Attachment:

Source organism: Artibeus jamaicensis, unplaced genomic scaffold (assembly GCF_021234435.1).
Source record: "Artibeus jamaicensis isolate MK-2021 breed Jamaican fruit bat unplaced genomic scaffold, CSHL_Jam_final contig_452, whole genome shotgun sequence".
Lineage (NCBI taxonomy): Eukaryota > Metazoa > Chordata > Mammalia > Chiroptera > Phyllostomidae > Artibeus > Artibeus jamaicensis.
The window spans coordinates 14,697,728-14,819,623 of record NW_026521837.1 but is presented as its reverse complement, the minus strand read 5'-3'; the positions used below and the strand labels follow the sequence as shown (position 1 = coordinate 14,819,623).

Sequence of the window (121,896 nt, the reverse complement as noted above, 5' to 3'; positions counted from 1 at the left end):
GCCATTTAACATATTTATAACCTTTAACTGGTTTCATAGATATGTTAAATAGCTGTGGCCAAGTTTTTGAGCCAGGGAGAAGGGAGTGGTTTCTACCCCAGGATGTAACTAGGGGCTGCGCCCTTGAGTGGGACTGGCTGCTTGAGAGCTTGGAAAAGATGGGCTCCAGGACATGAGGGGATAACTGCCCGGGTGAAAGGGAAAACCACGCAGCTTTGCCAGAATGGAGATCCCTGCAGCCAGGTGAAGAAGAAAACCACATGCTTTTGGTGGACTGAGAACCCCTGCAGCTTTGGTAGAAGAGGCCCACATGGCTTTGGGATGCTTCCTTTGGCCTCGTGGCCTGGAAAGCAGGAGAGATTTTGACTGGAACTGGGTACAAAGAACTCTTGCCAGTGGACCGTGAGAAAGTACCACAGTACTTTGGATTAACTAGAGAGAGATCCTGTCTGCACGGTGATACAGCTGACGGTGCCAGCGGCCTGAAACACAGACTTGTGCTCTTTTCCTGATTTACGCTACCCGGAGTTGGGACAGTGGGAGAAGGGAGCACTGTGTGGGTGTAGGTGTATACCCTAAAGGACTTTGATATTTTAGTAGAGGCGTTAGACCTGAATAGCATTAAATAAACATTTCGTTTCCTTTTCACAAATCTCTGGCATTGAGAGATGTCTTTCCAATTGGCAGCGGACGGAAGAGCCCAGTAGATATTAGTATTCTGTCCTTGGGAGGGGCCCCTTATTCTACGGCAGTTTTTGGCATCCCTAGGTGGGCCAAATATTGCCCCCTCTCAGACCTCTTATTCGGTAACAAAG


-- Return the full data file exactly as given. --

Source organism: Artibeus jamaicensis, unplaced genomic scaffold (assembly GCF_021234435.1).
Source record: "Artibeus jamaicensis isolate MK-2021 breed Jamaican fruit bat unplaced genomic scaffold, CSHL_Jam_final contig_452, whole genome shotgun sequence".
Lineage (NCBI taxonomy): Eukaryota > Metazoa > Chordata > Mammalia > Chiroptera > Phyllostomidae > Artibeus > Artibeus jamaicensis.
The window spans coordinates 14,697,728-14,819,623 of record NW_026521837.1 but is presented as its reverse complement, the minus strand read 5'-3'; the positions used below and the strand labels follow the sequence as shown (position 1 = coordinate 14,819,623).

Sequence of the window (121,896 nt, the reverse complement as noted above, 5' to 3'; positions counted from 1 at the left end):
GCCATTTAACATATTTATAACCTTTAACTGGTTTCATAGATATGTTAAATAGCTGTGGCCAAGTTTTTGAGCCAGGGAGAAGGGAGTGGTTTCTACCCCAGGATGTAACTAGGGGCTGCGCCCTTGAGTGGGACTGGCTGCTTGAGAGCTTGGAAAAGATGGGCTCCAGGACATGAGGGGATAACTGCCCGGGTGAAAGGGAAAACCACGCAGCTTTGCCAGAATGGAGATCCCTGCAGCCAGGTGAAGAAGAAAACCACATGCTTTTGGTGGACTGAGAACCCCTGCAGCTTTGGTAGAAGAGGCCCACATGGCTTTGGGATGCTTCCTTTGGCCTCGTGGCCTGGAAAGCAGGAGAGATTTTGACTGGAACTGGGTACAAAGAACTCTTGCCAGTGGACCGTGAGAAAGTACCACAGTACTTTGGATTAACTAGAGAGAGATCCTGTCTGCACGGTGATACAGCTGACGGTGCCAGCGGCCTGAAACACAGACTTGTGCTCTTTTCCTGATTTACGCTACCCGGAGTTGGGACAGTGGGAGAAGGGAGCACTGTGTGGGTGTAGGTGTATACCCTAAAGGACTTTGATATTTTAGTAGAGGCGTTAGACCTGAATAGCATTAAATAAACATTTCGTTTCCTTTTCACAAATCTCTGGCATTGAGAGATGTCTTTCCAATTGGCAGCGGACGGAAGAGCCCAGTAGATATTAGTATTCTGTCCTTGGGAGGGGCCCCTTATTCTACGGCAGTTTTTGGCATCCCTAGGTGGGCCAAATATTGCCCCCTCTCAGACCTCTTATTCGGTAACAAAG